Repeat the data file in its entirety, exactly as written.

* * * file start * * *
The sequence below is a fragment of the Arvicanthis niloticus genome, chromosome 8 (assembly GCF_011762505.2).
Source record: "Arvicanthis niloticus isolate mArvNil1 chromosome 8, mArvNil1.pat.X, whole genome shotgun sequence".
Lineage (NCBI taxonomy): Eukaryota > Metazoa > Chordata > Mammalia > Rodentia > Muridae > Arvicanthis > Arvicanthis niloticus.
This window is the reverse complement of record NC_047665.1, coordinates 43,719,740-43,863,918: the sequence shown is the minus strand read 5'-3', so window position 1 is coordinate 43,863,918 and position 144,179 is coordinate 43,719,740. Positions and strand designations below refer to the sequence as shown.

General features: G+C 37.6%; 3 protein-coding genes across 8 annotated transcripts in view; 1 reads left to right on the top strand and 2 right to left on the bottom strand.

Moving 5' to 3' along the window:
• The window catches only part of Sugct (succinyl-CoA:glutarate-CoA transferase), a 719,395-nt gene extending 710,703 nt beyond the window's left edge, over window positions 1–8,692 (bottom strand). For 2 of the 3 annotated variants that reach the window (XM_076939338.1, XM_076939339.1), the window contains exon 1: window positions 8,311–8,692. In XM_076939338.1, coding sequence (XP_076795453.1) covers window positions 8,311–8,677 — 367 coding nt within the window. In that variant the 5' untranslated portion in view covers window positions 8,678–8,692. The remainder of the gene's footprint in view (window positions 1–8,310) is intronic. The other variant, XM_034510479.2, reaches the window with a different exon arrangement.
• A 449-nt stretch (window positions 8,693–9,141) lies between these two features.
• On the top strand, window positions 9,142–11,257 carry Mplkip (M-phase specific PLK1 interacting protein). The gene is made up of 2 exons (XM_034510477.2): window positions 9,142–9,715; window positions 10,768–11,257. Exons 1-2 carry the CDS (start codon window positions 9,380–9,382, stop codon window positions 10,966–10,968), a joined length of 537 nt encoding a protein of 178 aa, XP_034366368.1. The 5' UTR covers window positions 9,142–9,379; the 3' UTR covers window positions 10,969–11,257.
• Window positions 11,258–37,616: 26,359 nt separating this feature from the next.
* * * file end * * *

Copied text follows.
The sequence below is a fragment of the Arvicanthis niloticus genome, chromosome 8 (assembly GCF_011762505.2).
Source record: "Arvicanthis niloticus isolate mArvNil1 chromosome 8, mArvNil1.pat.X, whole genome shotgun sequence".
Lineage (NCBI taxonomy): Eukaryota > Metazoa > Chordata > Mammalia > Rodentia > Muridae > Arvicanthis > Arvicanthis niloticus.
This window is the reverse complement of record NC_047665.1, coordinates 43,719,740-43,863,918: the sequence shown is the minus strand read 5'-3', so window position 1 is coordinate 43,863,918 and position 144,179 is coordinate 43,719,740. Positions and strand designations below refer to the sequence as shown.

General features: G+C 37.6%; 3 protein-coding genes across 8 annotated transcripts in view; 1 reads left to right on the top strand and 2 right to left on the bottom strand.

Moving 5' to 3' along the window:
• The window catches only part of Sugct (succinyl-CoA:glutarate-CoA transferase), a 719,395-nt gene extending 710,703 nt beyond the window's left edge, over window positions 1–8,692 (bottom strand). For 2 of the 3 annotated variants that reach the window (XM_076939338.1, XM_076939339.1), the window contains exon 1: window positions 8,311–8,692. In XM_076939338.1, coding sequence (XP_076795453.1) covers window positions 8,311–8,677 — 367 coding nt within the window. In that variant the 5' untranslated portion in view covers window positions 8,678–8,692. The remainder of the gene's footprint in view (window positions 1–8,310) is intronic. The other variant, XM_034510479.2, reaches the window with a different exon arrangement.
• A 449-nt stretch (window positions 8,693–9,141) lies between these two features.
• On the top strand, window positions 9,142–11,257 carry Mplkip (M-phase specific PLK1 interacting protein). The gene is made up of 2 exons (XM_034510477.2): window positions 9,142–9,715; window positions 10,768–11,257. Exons 1-2 carry the CDS (start codon window positions 9,380–9,382, stop codon window positions 10,966–10,968), a joined length of 537 nt encoding a protein of 178 aa, XP_034366368.1. The 5' UTR covers window positions 9,142–9,379; the 3' UTR covers window positions 10,969–11,257.
• Window positions 11,258–37,616: 26,359 nt separating this feature from the next.